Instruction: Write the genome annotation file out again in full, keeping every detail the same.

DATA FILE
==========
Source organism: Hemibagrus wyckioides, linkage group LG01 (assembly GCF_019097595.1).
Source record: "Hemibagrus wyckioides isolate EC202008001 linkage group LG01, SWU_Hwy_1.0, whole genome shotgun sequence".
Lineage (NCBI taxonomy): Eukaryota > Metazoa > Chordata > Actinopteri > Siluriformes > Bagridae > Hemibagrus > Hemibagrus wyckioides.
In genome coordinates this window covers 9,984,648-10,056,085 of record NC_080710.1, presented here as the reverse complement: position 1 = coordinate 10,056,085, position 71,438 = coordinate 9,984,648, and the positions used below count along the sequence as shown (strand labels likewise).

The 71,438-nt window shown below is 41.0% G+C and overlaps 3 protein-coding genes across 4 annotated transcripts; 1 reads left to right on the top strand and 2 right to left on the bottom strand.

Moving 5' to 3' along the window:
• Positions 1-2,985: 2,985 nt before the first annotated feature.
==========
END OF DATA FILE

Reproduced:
Source organism: Hemibagrus wyckioides, linkage group LG01 (assembly GCF_019097595.1).
Source record: "Hemibagrus wyckioides isolate EC202008001 linkage group LG01, SWU_Hwy_1.0, whole genome shotgun sequence".
Lineage (NCBI taxonomy): Eukaryota > Metazoa > Chordata > Actinopteri > Siluriformes > Bagridae > Hemibagrus > Hemibagrus wyckioides.
In genome coordinates this window covers 9,984,648-10,056,085 of record NC_080710.1, presented here as the reverse complement: position 1 = coordinate 10,056,085, position 71,438 = coordinate 9,984,648, and the positions used below count along the sequence as shown (strand labels likewise).

The 71,438-nt window shown below is 41.0% G+C and overlaps 3 protein-coding genes across 4 annotated transcripts; 1 reads left to right on the top strand and 2 right to left on the bottom strand.

Moving 5' to 3' along the window:
• Positions 1-2,985: 2,985 nt before the first annotated feature.